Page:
Every music artist feels they have a story that needs to be told, and they try to convey that story through their songs. What many artists forget about is the fact that music released on streaming platforms is only one facet to their brand and one facet to a listener really understanding who the artist is. It’s one thing to have an amazing voice or sound, but as an artist it’s also your responsibility to make sure you position yourself as someone worth listening to. When people scroll through Spotify or Apple Music, they have a myriad of choices concerning who they’ll listen to, and your brand and image play a big role in that choice being you.
This is why so many artists trust Kyle Dendy to help them build an elite online presence and tell the story behind their music. They focus on their music while Kyle helps them with their image. In representing the artist, Kyle and his team are able to learn about the artist’s entire road to where they are right now. This story is then converted into multiple mediums like social media posts, media features, social media ads and more. The goal is to create a level of omnipresence for the artist.
Consider this scenario for example. You browse through Netflix and find a new show that just came out yesterday. It’s so new that only the first episode has been released. No matter how good the episode is, you can only get sucked into that show so much. Consider another scenario, then, where you scroll through Netflix and stumble across Friends or The Fresh Prince of Bel Air for the first time ever. Even if the first episode isn’t the best in the world, there’s enough episodes and seasons for you to fall in a rabbit trail of letting Netflix “play the next episode.” You might even start looking up the characters on Google to find out where they are now. The brand is omnipresent to the point where followers can become fans.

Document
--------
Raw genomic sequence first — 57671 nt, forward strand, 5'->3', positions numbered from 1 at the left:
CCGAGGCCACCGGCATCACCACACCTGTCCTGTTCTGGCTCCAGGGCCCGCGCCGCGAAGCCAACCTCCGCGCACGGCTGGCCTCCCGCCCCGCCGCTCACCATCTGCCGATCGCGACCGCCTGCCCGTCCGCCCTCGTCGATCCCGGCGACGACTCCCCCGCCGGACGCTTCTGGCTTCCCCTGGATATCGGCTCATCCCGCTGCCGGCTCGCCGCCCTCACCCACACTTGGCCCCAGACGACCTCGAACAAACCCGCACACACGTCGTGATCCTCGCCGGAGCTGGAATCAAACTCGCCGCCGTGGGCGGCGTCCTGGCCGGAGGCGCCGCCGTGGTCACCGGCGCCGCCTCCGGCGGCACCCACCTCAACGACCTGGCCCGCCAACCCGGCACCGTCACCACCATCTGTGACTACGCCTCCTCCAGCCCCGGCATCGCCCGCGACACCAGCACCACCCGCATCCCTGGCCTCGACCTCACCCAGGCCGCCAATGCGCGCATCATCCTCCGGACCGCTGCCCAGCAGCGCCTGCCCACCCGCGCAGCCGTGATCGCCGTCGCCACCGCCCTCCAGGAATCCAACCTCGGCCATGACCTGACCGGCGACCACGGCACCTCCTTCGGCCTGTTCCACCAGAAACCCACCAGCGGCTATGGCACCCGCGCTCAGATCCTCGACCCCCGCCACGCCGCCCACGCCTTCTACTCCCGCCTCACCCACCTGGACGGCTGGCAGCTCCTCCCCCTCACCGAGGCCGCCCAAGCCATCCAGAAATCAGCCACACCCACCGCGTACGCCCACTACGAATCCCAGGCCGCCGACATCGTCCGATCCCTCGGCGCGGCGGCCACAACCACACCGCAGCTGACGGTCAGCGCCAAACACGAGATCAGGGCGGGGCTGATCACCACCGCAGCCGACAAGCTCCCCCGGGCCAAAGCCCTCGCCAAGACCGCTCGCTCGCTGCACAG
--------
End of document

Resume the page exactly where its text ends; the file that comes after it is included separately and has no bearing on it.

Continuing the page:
It’s the same way with music. If your song is great, but there’s no more content for followers to absorb on Google, YouTube, interviews etc, someone may even become a fan but it will be difficult for them to become a devoted follower. “Most people may not find you organically on Spotify just because you make good music,” said Kyle. “We try to help our clients show up where their potential listeners are, even when that’s off of the streaming platform. I want my clients showing up in Google, YouTube, Instagram, Facebook, online publications, magazines etc. I want them to achieve omnipresence.”
If you are a music artist, it’s time to consider how you can develop omnipresence online. This isn’t just about music but rather achieving such a presence that someone feels like they know you even if they just follow you.
You can learn more about Kyle and his work with music artists in his latest article in Forbes.